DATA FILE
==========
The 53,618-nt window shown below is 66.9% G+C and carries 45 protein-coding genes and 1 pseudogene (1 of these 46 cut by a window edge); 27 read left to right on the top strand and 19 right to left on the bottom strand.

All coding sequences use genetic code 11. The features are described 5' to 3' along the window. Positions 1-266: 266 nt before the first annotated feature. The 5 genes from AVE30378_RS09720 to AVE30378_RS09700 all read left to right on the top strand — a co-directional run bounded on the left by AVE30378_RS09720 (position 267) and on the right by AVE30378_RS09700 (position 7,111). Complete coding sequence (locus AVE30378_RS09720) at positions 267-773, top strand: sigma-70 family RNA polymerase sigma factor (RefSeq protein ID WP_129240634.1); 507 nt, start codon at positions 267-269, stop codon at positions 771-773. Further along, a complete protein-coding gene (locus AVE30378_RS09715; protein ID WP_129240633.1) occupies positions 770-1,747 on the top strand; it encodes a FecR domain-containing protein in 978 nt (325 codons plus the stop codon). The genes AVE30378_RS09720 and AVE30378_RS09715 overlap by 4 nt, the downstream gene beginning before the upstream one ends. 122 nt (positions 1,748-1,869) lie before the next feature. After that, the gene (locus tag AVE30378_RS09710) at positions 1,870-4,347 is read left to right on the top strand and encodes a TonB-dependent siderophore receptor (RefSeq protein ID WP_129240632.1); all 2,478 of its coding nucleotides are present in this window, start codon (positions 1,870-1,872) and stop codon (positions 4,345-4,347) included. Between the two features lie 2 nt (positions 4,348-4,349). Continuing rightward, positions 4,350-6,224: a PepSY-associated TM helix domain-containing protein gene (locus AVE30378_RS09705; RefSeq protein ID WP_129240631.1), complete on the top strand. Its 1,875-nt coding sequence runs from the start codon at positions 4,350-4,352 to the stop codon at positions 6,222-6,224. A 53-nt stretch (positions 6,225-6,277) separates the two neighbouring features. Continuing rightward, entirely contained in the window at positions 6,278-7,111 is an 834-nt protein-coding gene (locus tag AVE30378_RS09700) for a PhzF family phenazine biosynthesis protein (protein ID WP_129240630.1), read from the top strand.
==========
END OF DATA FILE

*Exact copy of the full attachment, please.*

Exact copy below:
The 53,618-nt window shown below is 66.9% G+C and carries 45 protein-coding genes and 1 pseudogene (1 of these 46 cut by a window edge); 27 read left to right on the top strand and 19 right to left on the bottom strand.

All coding sequences use genetic code 11. The features are described 5' to 3' along the window. Positions 1-266: 266 nt before the first annotated feature. The 5 genes from AVE30378_RS09720 to AVE30378_RS09700 all read left to right on the top strand — a co-directional run bounded on the left by AVE30378_RS09720 (position 267) and on the right by AVE30378_RS09700 (position 7,111). Complete coding sequence (locus AVE30378_RS09720) at positions 267-773, top strand: sigma-70 family RNA polymerase sigma factor (RefSeq protein ID WP_129240634.1); 507 nt, start codon at positions 267-269, stop codon at positions 771-773. Further along, a complete protein-coding gene (locus AVE30378_RS09715; protein ID WP_129240633.1) occupies positions 770-1,747 on the top strand; it encodes a FecR domain-containing protein in 978 nt (325 codons plus the stop codon). The genes AVE30378_RS09720 and AVE30378_RS09715 overlap by 4 nt, the downstream gene beginning before the upstream one ends. 122 nt (positions 1,748-1,869) lie before the next feature. After that, the gene (locus tag AVE30378_RS09710) at positions 1,870-4,347 is read left to right on the top strand and encodes a TonB-dependent siderophore receptor (RefSeq protein ID WP_129240632.1); all 2,478 of its coding nucleotides are present in this window, start codon (positions 1,870-1,872) and stop codon (positions 4,345-4,347) included. Between the two features lie 2 nt (positions 4,348-4,349). Continuing rightward, positions 4,350-6,224: a PepSY-associated TM helix domain-containing protein gene (locus AVE30378_RS09705; RefSeq protein ID WP_129240631.1), complete on the top strand. Its 1,875-nt coding sequence runs from the start codon at positions 4,350-4,352 to the stop codon at positions 6,222-6,224. A 53-nt stretch (positions 6,225-6,277) separates the two neighbouring features. Continuing rightward, entirely contained in the window at positions 6,278-7,111 is an 834-nt protein-coding gene (locus tag AVE30378_RS09700) for a PhzF family phenazine biosynthesis protein (protein ID WP_129240630.1), read from the top strand.